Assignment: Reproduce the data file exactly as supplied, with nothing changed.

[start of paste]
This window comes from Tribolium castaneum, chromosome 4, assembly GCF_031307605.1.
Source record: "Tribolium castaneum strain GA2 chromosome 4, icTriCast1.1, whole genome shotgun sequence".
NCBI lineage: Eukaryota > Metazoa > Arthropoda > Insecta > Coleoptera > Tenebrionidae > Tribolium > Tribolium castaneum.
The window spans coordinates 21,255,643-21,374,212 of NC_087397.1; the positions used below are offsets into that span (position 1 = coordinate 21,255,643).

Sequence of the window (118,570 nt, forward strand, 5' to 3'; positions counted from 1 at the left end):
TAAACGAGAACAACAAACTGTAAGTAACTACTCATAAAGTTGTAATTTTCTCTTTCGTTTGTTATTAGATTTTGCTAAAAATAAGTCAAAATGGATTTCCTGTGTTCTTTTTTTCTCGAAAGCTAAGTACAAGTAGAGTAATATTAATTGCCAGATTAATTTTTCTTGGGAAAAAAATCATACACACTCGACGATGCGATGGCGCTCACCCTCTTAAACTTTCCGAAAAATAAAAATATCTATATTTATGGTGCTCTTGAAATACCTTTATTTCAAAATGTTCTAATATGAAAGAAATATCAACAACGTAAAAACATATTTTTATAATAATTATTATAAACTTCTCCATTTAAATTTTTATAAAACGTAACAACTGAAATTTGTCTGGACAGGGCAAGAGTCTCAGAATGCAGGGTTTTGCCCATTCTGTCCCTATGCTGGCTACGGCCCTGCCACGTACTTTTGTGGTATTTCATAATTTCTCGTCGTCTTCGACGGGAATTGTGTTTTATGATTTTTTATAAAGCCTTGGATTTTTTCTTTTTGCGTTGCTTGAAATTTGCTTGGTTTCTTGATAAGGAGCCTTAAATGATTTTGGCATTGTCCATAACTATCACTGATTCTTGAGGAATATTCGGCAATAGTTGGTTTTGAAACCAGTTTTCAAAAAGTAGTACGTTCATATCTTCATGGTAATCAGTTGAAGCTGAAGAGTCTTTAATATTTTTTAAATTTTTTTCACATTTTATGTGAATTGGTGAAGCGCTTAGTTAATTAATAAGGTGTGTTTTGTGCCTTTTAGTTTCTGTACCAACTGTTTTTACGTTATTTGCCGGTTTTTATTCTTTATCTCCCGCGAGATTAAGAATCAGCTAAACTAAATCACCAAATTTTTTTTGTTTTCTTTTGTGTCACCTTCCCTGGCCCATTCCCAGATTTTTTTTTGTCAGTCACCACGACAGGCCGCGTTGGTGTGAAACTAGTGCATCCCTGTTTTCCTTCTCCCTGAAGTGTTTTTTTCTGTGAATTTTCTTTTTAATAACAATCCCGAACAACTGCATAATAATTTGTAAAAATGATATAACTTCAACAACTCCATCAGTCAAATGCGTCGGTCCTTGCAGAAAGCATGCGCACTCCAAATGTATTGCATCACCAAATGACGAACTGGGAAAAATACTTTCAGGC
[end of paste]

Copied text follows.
This window comes from Tribolium castaneum, chromosome 4, assembly GCF_031307605.1.
Source record: "Tribolium castaneum strain GA2 chromosome 4, icTriCast1.1, whole genome shotgun sequence".
NCBI lineage: Eukaryota > Metazoa > Arthropoda > Insecta > Coleoptera > Tenebrionidae > Tribolium > Tribolium castaneum.
The window spans coordinates 21,255,643-21,374,212 of NC_087397.1; the positions used below are offsets into that span (position 1 = coordinate 21,255,643).

Sequence of the window (118,570 nt, forward strand, 5' to 3'; positions counted from 1 at the left end):
TAAACGAGAACAACAAACTGTAAGTAACTACTCATAAAGTTGTAATTTTCTCTTTCGTTTGTTATTAGATTTTGCTAAAAATAAGTCAAAATGGATTTCCTGTGTTCTTTTTTTCTCGAAAGCTAAGTACAAGTAGAGTAATATTAATTGCCAGATTAATTTTTCTTGGGAAAAAAATCATACACACTCGACGATGCGATGGCGCTCACCCTCTTAAACTTTCCGAAAAATAAAAATATCTATATTTATGGTGCTCTTGAAATACCTTTATTTCAAAATGTTCTAATATGAAAGAAATATCAACAACGTAAAAACATATTTTTATAATAATTATTATAAACTTCTCCATTTAAATTTTTATAAAACGTAACAACTGAAATTTGTCTGGACAGGGCAAGAGTCTCAGAATGCAGGGTTTTGCCCATTCTGTCCCTATGCTGGCTACGGCCCTGCCACGTACTTTTGTGGTATTTCATAATTTCTCGTCGTCTTCGACGGGAATTGTGTTTTATGATTTTTTATAAAGCCTTGGATTTTTTCTTTTTGCGTTGCTTGAAATTTGCTTGGTTTCTTGATAAGGAGCCTTAAATGATTTTGGCATTGTCCATAACTATCACTGATTCTTGAGGAATATTCGGCAATAGTTGGTTTTGAAACCAGTTTTCAAAAAGTAGTACGTTCATATCTTCATGGTAATCAGTTGAAGCTGAAGAGTCTTTAATATTTTTTAAATTTTTTTCACATTTTATGTGAATTGGTGAAGCGCTTAGTTAATTAATAAGGTGTGTTTTGTGCCTTTTAGTTTCTGTACCAACTGTTTTTACGTTATTTGCCGGTTTTTATTCTTTATCTCCCGCGAGATTAAGAATCAGCTAAACTAAATCACCAAATTTTTTTTGTTTTCTTTTGTGTCACCTTCCCTGGCCCATTCCCAGATTTTTTTTTGTCAGTCACCACGACAGGCCGCGTTGGTGTGAAACTAGTGCATCCCTGTTTTCCTTCTCCCTGAAGTGTTTTTTTCTGTGAATTTTCTTTTTAATAACAATCCCGAACAACTGCATAATAATTTGTAAAAATGATATAACTTCAACAACTCCATCAGTCAAATGCGTCGGTCCTTGCAGAAAGCATGCGCACTCCAAATGTATTGCATCACCAAATGACGAACTGGGAAAAATACTTTCAGGC